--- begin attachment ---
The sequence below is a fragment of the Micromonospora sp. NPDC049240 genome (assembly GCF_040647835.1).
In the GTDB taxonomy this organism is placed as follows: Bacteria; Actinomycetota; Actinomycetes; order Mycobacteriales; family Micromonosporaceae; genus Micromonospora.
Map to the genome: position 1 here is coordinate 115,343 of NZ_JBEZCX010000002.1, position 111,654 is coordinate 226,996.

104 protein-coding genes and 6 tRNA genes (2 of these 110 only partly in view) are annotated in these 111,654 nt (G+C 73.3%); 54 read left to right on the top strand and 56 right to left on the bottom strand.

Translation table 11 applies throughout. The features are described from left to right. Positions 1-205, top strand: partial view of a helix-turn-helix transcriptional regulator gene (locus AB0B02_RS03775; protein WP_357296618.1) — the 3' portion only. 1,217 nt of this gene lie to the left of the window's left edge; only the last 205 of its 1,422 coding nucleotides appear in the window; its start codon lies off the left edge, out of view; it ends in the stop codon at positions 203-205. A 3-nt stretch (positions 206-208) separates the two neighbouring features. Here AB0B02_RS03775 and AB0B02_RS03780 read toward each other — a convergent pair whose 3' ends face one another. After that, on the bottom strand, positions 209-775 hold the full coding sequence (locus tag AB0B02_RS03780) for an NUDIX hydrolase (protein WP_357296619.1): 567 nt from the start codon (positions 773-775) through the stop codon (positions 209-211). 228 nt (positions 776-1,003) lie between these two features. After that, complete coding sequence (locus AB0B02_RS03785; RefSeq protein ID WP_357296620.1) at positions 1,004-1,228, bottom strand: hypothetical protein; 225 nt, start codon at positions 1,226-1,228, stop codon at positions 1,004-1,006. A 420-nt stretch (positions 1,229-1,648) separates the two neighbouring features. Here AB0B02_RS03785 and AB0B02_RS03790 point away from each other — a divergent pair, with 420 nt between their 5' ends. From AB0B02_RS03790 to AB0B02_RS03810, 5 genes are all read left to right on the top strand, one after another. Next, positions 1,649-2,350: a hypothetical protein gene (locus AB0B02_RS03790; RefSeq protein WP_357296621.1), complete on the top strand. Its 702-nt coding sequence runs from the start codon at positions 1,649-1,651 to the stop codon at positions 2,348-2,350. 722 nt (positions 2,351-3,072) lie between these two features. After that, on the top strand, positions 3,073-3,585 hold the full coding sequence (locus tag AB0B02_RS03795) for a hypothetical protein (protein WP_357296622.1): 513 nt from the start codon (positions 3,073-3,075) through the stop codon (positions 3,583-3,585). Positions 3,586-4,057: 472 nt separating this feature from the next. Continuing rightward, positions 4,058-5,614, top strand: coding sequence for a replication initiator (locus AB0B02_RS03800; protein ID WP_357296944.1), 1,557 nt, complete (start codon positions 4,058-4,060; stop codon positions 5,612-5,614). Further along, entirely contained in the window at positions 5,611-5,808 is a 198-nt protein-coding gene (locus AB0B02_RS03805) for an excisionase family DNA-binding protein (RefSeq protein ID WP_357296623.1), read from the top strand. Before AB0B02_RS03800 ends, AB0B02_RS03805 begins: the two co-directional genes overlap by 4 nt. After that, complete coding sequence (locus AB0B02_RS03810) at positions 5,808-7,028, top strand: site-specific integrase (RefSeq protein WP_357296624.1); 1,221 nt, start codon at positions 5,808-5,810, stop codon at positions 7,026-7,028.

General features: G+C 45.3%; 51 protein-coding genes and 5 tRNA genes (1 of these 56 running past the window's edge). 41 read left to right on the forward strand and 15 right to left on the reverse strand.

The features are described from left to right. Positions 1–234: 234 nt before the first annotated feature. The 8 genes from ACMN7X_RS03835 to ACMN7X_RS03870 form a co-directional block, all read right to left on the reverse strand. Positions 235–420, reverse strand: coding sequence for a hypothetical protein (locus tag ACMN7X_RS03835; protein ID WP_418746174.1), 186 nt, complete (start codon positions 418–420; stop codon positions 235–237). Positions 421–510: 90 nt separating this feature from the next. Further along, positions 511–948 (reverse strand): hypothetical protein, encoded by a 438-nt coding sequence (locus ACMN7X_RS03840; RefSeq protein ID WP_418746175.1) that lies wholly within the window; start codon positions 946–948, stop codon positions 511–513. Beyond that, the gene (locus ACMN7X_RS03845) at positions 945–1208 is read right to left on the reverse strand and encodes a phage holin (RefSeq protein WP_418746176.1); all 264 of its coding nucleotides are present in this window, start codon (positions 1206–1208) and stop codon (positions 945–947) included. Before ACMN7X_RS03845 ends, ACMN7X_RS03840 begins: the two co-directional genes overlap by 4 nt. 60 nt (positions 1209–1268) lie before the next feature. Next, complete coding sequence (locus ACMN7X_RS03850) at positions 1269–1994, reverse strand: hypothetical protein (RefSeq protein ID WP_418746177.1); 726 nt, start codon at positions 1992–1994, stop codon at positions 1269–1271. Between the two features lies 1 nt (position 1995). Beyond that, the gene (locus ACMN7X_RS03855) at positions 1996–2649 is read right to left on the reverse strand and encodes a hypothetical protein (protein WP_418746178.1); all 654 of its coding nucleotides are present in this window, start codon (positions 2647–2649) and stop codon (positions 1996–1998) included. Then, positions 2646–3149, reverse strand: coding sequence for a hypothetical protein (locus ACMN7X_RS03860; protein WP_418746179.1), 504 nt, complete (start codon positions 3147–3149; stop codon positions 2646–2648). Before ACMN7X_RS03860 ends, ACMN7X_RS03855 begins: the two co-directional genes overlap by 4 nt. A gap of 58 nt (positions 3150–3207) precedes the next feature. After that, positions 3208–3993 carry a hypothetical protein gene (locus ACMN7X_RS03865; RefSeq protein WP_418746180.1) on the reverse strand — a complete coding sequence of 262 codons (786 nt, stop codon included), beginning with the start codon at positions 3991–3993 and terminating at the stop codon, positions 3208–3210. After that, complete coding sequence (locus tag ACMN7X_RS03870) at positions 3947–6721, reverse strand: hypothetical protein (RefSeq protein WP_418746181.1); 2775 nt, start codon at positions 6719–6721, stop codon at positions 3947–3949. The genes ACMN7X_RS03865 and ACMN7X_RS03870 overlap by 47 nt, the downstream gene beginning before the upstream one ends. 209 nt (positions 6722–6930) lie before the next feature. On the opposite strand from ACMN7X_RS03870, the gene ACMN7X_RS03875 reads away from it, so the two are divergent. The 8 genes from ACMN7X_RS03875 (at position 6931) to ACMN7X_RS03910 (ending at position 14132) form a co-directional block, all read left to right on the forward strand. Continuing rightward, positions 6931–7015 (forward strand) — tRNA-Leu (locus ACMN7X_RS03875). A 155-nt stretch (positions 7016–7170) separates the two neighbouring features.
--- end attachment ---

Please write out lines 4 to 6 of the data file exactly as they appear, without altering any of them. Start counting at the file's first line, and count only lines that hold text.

104 protein-coding genes and 6 tRNA genes (2 of these 110 only partly in view) are annotated in these 111,654 nt (G+C 73.3%); 54 read left to right on the top strand and 56 right to left on the bottom strand.

Translation table 11 applies throughout. The features are described from left to right. Positions 1-205, top strand: partial view of a helix-turn-helix transcriptional regulator gene (locus AB0B02_RS03775; protein WP_357296618.1) — the 3' portion only. 1,217 nt of this gene lie to the left of the window's left edge; only the last 205 of its 1,422 coding nucleotides appear in the window; its start codon lies off the left edge, out of view; it ends in the stop codon at positions 203-205. A 3-nt stretch (positions 206-208) separates the two neighbouring features. Here AB0B02_RS03775 and AB0B02_RS03780 read toward each other — a convergent pair whose 3' ends face one another. After that, on the bottom strand, positions 209-775 hold the full coding sequence (locus tag AB0B02_RS03780) for an NUDIX hydrolase (protein WP_357296619.1): 567 nt from the start codon (positions 773-775) through the stop codon (positions 209-211). 228 nt (positions 776-1,003) lie between these two features. After that, complete coding sequence (locus AB0B02_RS03785; RefSeq protein ID WP_357296620.1) at positions 1,004-1,228, bottom strand: hypothetical protein; 225 nt, start codon at positions 1,226-1,228, stop codon at positions 1,004-1,006. A 420-nt stretch (positions 1,229-1,648) separates the two neighbouring features. Here AB0B02_RS03785 and AB0B02_RS03790 point away from each other — a divergent pair, with 420 nt between their 5' ends. From AB0B02_RS03790 to AB0B02_RS03810, 5 genes are all read left to right on the top strand, one after another. Next, positions 1,649-2,350: a hypothetical protein gene (locus AB0B02_RS03790; RefSeq protein WP_357296621.1), complete on the top strand. Its 702-nt coding sequence runs from the start codon at positions 1,649-1,651 to the stop codon at positions 2,348-2,350. 722 nt (positions 2,351-3,072) lie between these two features. After that, on the top strand, positions 3,073-3,585 hold the full coding sequence (locus tag AB0B02_RS03795) for a hypothetical protein (protein WP_357296622.1): 513 nt from the start codon (positions 3,073-3,075) through the stop codon (positions 3,583-3,585). Positions 3,586-4,057: 472 nt separating this feature from the next. Continuing rightward, positions 4,058-5,614, top strand: coding sequence for a replication initiator (locus AB0B02_RS03800; protein ID WP_357296944.1), 1,557 nt, complete (start codon positions 4,058-4,060; stop codon positions 5,612-5,614). Further along, entirely contained in the window at positions 5,611-5,808 is a 198-nt protein-coding gene (locus AB0B02_RS03805) for an excisionase family DNA-binding protein (RefSeq protein ID WP_357296623.1), read from the top strand. Before AB0B02_RS03800 ends, AB0B02_RS03805 begins: the two co-directional genes overlap by 4 nt. After that, complete coding sequence (locus AB0B02_RS03810) at positions 5,808-7,028, top strand: site-specific integrase (RefSeq protein WP_357296624.1); 1,221 nt, start codon at positions 5,808-5,810, stop codon at positions 7,026-7,028.

General features: G+C 45.3%; 51 protein-coding genes and 5 tRNA genes (1 of these 56 running past the window's edge). 41 read left to right on the forward strand and 15 right to left on the reverse strand.